True tales be­hind Euro myths and fan­tasy head­lines

Irish Examiner - Supplement - - 60 YEARS OF EUROPEAN UNITY - John Daly

Peo­ple in Ire­land are among the most op­ti­mistic about their health with 84.2% of peo­ple here aged 25 to 64 per­ceiv­ing their health to be good or very good, third high­est in the EU af­ter Cyprus (85%) and Greece (84.7%). The EU av­er­age was 73.3% (in 2015).

At the height of last year’s Brexit cam­paign, a fea­ture­length film by the ‘Vote Leave’ cam­paign­ers — called Brexit: The Movie — pre­sented the typ­i­cal ‘EU reg­u­lated man’ wak­ing up from sleep­ing on an EU reg­u­lated pil­low, the re­sult of five daft EU laws for the pil­low­case and 109 for its con­tents — that is, if we were to be­lieve the mak­ers of the film.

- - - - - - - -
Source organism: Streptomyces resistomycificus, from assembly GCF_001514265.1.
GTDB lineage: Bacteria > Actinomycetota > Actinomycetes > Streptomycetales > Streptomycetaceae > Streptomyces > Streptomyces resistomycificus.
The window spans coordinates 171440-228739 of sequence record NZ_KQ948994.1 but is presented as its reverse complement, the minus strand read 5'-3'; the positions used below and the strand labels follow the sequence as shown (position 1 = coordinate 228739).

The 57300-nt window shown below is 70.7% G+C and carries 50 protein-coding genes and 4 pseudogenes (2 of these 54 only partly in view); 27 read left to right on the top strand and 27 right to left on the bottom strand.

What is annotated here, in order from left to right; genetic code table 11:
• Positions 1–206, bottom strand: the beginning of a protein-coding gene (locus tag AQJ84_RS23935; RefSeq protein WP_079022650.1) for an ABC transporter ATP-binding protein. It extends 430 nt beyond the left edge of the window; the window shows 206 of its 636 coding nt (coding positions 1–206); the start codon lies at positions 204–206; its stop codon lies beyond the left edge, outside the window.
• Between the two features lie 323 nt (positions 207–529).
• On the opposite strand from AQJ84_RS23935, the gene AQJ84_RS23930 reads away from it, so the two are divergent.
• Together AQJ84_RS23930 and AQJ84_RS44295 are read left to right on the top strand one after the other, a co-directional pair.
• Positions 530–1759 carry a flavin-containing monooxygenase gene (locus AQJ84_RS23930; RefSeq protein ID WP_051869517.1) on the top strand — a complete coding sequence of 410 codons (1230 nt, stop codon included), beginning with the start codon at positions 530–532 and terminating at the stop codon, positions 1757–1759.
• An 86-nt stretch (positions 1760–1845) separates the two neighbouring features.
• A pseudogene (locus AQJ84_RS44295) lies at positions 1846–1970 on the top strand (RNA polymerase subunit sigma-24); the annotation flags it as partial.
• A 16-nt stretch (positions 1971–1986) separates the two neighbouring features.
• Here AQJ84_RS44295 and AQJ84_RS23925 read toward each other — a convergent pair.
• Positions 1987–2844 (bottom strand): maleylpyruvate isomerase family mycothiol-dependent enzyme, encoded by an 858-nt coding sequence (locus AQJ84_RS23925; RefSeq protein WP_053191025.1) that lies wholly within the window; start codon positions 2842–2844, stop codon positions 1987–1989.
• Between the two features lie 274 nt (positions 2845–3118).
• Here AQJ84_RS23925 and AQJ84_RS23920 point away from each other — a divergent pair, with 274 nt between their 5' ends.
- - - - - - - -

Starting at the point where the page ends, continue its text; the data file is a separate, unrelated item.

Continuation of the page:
While the many ben­e­fits of Ire­land’s EU mem­ber­ship are clear to us here — such as un­hin­dered ac­cess to a very lu­cra­tive mar­ket of over 500 mil­lion peo­ple; 700,000 jobs cre­ated, and for­eign direct in­vest­ment hav­ing in­creased from just €16m in 1972 to more than €30bn to­day — the same view does not nec­es­sar­ily per­tain to our near­est neigh­bours.

Over the years, cer­tain vo­cif­er­ous sec­tions of the UK tabloid press have taken a dis­tinct glee in un­earthing new ‘Euro-myths’ — bendy cu­cum­bers, bag­pipe bans and bare-faced in­ter­fer­ence with busty bar­maids.

If the pos­si­bil­ity of ‘those Brus­sels Euro­crats’ up and de­cid­ing to re­name yo­ghurt ‘fer­mented milk pud­ding’ gets you ex­er­cised, no doubt you’ll be equally dis­com­fited by the di­rec­tive on eggs which would ap­par­ently have to be stamped with the home ad­dress of the farmer, and can no longer be sold by the dozen.

The Euro myth has been an amus­ing sta­ple of UK jour­nal­ism for quite some time, and — even fol­low­ing the coun­try’s even­tual de­par­ture from the EU — will likely re­main so for many years ahead.

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